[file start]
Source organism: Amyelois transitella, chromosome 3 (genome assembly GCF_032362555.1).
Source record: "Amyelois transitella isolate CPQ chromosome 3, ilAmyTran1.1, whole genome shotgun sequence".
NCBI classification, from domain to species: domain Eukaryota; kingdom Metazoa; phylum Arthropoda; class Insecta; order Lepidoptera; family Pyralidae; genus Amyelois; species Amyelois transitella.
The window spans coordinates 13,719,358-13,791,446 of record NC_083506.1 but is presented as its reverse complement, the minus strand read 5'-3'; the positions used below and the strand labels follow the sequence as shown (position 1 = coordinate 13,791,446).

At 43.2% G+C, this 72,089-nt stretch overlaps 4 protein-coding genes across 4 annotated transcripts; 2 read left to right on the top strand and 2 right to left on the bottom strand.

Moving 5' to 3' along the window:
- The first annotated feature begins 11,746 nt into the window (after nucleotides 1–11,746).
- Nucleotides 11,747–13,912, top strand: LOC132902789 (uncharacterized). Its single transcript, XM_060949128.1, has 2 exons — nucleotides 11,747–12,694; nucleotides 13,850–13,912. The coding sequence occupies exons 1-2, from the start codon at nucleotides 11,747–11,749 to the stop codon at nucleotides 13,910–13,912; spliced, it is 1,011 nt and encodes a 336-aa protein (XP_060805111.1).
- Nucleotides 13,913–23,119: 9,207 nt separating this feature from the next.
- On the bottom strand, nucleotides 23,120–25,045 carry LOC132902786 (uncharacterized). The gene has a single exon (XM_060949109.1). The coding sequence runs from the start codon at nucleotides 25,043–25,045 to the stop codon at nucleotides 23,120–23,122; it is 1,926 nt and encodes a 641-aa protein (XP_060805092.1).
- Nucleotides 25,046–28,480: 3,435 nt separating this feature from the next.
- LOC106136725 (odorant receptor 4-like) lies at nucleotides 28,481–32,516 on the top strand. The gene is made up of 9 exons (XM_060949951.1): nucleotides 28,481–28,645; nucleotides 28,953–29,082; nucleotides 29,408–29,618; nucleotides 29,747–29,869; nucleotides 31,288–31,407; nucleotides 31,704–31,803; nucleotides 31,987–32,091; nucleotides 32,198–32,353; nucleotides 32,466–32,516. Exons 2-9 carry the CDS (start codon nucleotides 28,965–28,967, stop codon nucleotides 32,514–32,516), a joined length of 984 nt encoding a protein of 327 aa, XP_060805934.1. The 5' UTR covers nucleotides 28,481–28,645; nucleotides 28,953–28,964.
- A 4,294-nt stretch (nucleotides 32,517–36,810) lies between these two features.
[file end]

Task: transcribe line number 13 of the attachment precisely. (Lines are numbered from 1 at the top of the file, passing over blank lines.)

- A 4,294-nt stretch (nucleotides 32,517–36,810) lies between these two features.